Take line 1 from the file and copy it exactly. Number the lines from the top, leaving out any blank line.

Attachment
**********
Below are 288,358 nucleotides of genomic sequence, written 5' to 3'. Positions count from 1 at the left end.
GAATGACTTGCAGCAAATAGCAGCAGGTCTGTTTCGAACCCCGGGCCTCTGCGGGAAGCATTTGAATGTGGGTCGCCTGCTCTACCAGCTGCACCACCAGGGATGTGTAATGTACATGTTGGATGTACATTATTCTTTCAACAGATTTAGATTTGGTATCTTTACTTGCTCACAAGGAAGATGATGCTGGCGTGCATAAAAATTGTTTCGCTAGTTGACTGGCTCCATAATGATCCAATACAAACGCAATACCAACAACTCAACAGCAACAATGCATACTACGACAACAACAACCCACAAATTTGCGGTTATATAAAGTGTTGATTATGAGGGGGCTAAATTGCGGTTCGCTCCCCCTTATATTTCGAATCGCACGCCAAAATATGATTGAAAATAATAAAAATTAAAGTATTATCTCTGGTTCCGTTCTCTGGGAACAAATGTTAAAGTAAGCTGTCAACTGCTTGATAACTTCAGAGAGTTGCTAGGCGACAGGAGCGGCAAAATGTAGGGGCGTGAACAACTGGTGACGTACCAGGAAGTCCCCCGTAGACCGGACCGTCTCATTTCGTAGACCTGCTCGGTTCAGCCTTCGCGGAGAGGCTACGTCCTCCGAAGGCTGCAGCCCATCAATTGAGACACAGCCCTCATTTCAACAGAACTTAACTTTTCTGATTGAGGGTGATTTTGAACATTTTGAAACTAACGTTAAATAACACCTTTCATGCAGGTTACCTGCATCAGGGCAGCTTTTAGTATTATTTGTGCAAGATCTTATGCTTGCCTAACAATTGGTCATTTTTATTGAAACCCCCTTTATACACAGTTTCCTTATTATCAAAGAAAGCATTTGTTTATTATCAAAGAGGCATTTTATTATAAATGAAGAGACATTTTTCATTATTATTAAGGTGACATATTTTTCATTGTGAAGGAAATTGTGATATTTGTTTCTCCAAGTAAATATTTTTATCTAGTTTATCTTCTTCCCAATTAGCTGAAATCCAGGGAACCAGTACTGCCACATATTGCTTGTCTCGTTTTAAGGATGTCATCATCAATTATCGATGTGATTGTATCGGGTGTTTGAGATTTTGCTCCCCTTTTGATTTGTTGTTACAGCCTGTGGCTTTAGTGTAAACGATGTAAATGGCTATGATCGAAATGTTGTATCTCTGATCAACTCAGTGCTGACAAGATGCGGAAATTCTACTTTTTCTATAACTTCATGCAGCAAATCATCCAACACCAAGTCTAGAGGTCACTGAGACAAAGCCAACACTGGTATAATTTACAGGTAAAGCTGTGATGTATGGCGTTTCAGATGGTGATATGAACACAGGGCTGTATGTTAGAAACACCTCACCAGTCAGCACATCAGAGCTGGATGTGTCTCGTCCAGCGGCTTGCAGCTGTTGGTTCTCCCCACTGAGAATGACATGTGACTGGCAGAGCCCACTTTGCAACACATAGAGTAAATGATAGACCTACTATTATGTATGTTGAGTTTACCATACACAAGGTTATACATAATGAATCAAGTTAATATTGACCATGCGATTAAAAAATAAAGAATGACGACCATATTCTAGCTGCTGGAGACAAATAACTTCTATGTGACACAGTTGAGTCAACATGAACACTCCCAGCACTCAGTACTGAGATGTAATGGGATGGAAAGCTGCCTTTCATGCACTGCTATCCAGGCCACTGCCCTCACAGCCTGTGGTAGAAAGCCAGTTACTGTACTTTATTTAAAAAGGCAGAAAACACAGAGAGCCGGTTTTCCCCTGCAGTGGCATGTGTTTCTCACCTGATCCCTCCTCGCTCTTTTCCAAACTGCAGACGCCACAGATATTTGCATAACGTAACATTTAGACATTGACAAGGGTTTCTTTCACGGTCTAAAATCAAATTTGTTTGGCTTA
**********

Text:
Below are 288,358 nucleotides of genomic sequence, written 5' to 3'. Positions count from 1 at the left end.